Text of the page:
According to her, Page used to write for a white supremacist website called Storm Front under the name of Youngland. His groups played at music festivals meant for white supremacists, skinheads and neo-Nazis. His band played in a festival called Uprise in 2010 and he attended other festivals including Hammerfest, one of the largest festivals. She said that the number of hate groups operating in the US has increased since Barack Obama was elected President in 2008.The number of hate groups identified by her organisation has gone up from 602 in 2000 to 1018 last year.

The “USA Today” has quoted Beirich as identifying five White extremists figuring in the database of her Centre as having taken to violence. Apart from Page, these are: James Von Brunn who died after shooting and killing a black security guard at the U.S. Holocaust Museum in 2009 in Washington, D.C.; Richard Poplawski who was convicted of shooting and killing three Pittsburgh police officers in 2009; Keith Luke accused of killing two people and raping and shooting a third in a shooting spree in Brockton, Mass., in 2009; and Kevin Harpham, an Army veteran convicted of planting a bomb at a Martin Luther King Jr. Day parade in Spokane last year.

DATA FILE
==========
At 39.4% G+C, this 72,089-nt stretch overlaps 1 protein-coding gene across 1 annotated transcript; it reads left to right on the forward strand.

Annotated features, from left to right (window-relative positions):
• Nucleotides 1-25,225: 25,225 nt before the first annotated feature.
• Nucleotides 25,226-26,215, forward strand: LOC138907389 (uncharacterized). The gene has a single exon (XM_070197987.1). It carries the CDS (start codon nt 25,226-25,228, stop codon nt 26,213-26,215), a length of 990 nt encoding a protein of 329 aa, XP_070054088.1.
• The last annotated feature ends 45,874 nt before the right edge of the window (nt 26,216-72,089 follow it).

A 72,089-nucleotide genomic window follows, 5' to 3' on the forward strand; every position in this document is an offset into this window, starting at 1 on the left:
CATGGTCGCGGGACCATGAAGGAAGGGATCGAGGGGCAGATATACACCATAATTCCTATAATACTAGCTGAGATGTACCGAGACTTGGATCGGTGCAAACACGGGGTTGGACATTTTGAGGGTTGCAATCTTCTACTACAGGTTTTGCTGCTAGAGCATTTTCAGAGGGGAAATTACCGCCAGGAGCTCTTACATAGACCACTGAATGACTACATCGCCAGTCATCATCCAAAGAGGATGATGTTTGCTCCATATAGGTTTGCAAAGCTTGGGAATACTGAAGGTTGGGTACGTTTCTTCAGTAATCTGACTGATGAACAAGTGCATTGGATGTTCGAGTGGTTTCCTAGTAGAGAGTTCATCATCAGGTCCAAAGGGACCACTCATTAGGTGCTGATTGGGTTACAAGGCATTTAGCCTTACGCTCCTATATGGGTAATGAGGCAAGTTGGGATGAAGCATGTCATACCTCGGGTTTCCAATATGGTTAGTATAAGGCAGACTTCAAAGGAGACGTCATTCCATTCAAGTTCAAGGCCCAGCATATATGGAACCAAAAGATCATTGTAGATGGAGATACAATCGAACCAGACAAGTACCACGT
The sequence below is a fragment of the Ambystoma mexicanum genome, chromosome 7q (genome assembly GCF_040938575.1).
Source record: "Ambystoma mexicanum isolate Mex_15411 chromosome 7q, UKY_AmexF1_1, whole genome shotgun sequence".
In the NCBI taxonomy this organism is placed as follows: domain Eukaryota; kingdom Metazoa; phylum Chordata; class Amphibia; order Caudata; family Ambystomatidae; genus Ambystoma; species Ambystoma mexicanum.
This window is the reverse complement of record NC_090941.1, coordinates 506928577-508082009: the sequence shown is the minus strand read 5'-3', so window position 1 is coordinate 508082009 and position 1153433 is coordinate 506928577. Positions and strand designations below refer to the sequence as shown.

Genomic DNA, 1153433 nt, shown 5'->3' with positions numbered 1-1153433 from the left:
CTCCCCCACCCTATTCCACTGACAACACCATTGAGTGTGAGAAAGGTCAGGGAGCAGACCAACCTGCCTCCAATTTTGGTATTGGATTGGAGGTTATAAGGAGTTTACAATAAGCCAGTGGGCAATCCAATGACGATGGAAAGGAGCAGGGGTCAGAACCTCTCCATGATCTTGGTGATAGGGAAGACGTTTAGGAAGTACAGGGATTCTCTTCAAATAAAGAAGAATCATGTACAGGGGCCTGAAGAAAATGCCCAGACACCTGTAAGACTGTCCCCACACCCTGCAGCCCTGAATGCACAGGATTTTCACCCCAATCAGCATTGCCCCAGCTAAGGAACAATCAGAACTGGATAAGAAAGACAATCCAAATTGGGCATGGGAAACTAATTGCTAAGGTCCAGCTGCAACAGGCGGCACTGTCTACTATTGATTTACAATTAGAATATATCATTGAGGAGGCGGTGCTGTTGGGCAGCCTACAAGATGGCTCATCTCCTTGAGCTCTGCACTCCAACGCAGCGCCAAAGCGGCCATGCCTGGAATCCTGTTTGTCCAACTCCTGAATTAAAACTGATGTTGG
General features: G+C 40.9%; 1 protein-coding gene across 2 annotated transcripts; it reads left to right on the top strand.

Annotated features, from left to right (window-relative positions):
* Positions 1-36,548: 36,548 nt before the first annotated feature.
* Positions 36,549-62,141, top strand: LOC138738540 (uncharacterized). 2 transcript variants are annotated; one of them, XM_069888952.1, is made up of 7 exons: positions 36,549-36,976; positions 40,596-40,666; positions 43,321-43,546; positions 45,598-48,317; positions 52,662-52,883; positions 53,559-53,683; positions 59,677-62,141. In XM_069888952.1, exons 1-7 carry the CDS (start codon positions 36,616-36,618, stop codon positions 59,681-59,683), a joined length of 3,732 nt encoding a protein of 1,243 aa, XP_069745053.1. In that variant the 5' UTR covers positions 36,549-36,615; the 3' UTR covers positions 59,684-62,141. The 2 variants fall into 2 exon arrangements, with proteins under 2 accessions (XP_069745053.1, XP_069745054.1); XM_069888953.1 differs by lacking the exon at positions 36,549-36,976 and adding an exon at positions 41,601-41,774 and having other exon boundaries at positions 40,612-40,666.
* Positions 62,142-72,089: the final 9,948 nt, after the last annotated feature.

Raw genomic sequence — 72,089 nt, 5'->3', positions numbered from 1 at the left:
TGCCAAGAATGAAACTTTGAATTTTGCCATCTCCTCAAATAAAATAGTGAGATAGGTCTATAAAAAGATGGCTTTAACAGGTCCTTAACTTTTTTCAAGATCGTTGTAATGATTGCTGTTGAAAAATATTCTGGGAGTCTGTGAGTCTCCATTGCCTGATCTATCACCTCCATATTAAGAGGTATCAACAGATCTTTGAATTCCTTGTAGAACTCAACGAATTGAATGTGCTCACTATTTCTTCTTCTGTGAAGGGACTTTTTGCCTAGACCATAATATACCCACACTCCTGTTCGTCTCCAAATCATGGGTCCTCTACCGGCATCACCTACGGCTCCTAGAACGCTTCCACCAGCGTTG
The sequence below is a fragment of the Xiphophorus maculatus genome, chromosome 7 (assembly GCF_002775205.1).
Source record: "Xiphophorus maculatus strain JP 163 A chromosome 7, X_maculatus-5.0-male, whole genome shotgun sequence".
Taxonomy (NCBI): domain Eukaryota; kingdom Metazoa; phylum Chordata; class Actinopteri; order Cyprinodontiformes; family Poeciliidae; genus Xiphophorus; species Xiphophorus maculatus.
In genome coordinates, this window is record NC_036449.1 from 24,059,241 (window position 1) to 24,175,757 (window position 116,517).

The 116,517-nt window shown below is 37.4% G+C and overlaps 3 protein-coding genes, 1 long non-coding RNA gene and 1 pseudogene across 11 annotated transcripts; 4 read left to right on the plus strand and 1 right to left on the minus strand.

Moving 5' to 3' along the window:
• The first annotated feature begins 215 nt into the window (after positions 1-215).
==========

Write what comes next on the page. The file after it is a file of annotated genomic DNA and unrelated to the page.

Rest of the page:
In an interview in April 2010, Page said he started his band End Apathy in 2005 out of frustration that “we have the potential to accomplish so much more as individuals and a society in whole.” He added: “The concept was based on trying to figure out what it would take to actually accomplish positive results in society and what is holding us back. A lot of what I realized at the time was that if we could figure out how to end people’s apathetic ways, it would be the start toward moving forward. Of course after that it requires discipline, strict discipline to stay the course in our sick society.”

According to Marc Pitcavage of the Anti-Defamation League as quoted by “USA Today”, Page also was a member of the Hammerskins, “one of the oldest hard-core racist groups” in the country. The music groups with which he was associated, were affiliated with the Hammerskins.